Volkswagen is previewing the company’s future mobile quick charging station. The first mobile quick charging stations will be set up as early as the first half of 2019 in Wolfsburg as part of a pilot project, and will support the expansion of a charging infrastructure in the urban area.
The mobile charging column is based on the battery pack of the Volkswagen Group’s Modular Electric Toolkit (MEB). This offers the advantage of quick scalability; it also allows batteries from electric vehicles to have a second life. The mobile charging station is an in-house development with the goal of developing a closed life cycle for the battery. The start of production is planned for 2020.
As of 2020, the charging station will also be implemented in other cities and communities. The mobile charging stations can be set up at defined points, for example, spread out across a city. The stations can be set up flexibly and independent of the power supply wherever needed: for example, in public parking lots in the city, on company premises, or as a temporary charging point at large-scale events. The flexible locations can be easily found via the Internet or apps.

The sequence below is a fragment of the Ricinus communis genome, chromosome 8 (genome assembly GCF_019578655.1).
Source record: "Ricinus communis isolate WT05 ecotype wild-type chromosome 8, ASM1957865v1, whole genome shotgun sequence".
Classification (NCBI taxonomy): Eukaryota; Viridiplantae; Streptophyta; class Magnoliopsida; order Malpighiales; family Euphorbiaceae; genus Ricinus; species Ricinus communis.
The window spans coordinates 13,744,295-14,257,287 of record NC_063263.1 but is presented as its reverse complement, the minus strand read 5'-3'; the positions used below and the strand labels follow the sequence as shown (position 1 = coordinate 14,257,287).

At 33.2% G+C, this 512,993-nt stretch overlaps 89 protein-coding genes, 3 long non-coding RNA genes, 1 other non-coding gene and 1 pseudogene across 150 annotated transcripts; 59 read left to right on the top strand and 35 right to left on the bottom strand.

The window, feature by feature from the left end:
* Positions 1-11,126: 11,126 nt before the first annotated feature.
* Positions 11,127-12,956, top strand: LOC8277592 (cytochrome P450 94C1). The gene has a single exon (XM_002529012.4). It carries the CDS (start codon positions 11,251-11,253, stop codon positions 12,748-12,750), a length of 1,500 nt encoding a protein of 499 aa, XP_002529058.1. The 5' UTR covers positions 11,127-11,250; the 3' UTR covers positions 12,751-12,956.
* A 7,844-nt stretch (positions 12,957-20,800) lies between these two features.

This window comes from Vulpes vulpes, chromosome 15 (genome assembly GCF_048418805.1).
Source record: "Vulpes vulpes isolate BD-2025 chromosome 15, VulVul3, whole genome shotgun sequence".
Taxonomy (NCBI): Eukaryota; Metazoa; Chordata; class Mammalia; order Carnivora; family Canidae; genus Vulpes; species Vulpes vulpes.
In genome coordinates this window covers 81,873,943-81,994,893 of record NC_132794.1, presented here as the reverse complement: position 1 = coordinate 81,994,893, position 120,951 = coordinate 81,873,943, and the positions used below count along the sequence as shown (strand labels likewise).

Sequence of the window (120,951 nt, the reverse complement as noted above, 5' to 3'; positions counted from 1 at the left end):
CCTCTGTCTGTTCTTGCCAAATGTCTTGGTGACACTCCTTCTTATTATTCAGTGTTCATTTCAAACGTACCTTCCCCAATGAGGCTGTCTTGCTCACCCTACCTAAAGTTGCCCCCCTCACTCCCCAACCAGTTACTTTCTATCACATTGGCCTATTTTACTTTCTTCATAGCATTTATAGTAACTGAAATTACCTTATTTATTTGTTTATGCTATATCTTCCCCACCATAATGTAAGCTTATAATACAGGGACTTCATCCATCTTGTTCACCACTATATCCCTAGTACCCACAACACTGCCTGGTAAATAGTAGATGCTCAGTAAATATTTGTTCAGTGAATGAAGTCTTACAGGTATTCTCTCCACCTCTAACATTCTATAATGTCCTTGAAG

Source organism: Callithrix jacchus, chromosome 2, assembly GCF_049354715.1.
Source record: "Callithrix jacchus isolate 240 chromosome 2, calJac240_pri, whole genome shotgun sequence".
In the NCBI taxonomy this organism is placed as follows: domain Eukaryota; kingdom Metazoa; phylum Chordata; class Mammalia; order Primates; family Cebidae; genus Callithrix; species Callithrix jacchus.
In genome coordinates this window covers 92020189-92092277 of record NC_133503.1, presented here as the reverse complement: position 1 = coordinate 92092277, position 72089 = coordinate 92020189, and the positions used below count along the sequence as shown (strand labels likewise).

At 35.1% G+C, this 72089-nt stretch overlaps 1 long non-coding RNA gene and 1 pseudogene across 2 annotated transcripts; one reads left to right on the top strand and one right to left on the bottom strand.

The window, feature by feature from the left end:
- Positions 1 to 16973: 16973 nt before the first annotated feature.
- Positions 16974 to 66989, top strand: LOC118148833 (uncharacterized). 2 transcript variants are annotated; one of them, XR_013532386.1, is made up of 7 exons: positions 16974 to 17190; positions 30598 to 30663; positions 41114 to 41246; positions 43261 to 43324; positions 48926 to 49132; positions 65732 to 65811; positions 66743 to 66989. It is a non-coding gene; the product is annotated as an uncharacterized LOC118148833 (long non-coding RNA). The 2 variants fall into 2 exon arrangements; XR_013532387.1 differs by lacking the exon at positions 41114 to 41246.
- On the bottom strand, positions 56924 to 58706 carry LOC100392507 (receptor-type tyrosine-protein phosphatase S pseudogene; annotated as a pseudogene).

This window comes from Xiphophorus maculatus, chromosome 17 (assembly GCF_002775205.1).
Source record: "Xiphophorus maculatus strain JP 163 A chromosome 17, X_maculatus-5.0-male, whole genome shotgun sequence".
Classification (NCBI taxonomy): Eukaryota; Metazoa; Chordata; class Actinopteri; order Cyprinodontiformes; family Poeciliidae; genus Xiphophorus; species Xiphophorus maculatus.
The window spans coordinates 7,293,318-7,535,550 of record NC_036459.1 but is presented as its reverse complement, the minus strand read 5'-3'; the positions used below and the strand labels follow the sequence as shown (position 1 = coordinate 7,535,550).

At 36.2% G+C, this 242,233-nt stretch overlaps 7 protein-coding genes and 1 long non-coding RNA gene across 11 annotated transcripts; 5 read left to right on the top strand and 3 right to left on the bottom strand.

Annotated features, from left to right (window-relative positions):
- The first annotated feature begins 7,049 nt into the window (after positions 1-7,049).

The mobile charging station works according to the principle of a power bank. The charging capacity of up to 360 kWh enables up to 15 e-vehicles, including members of Volkswagen’s new ID. family, to be charged in stand-alone operation. Each charging station enables DC quick charging with up to 100 kW. With quick charging technology, the charging process only takes 17 minutes on average.
If the energy content of the integrated battery set is less than 20%, the depleted charging station is simply exchanged for a charged one. If, however, it is permanently attached to the power supply with up to 30 kW via alternating current, the battery pack perpetually recharges itself.
In case the charging process is based on renewable power supply, the charging station furthermore allows the temporary storage of sustainably generated power, such as solar or wind energy—and therefore CO2-neutral mobility.
The mobile charging stations are a decisive step toward an efficient network of charging points. They can be set up anywhere as required—with or without connection to the power supply. This flexibility enables a completely new approach for the rapid expansion of the charging infrastructure. Cities can, for example, find out the most suitable places for a permanent charging point before making major investments in developing the network. In addition, it will be possible to set up a large number of charging stations temporarily—exactly when and where they are needed.—Thomas Schmall, Chairman of the Board of Management of Volkswagen Group Components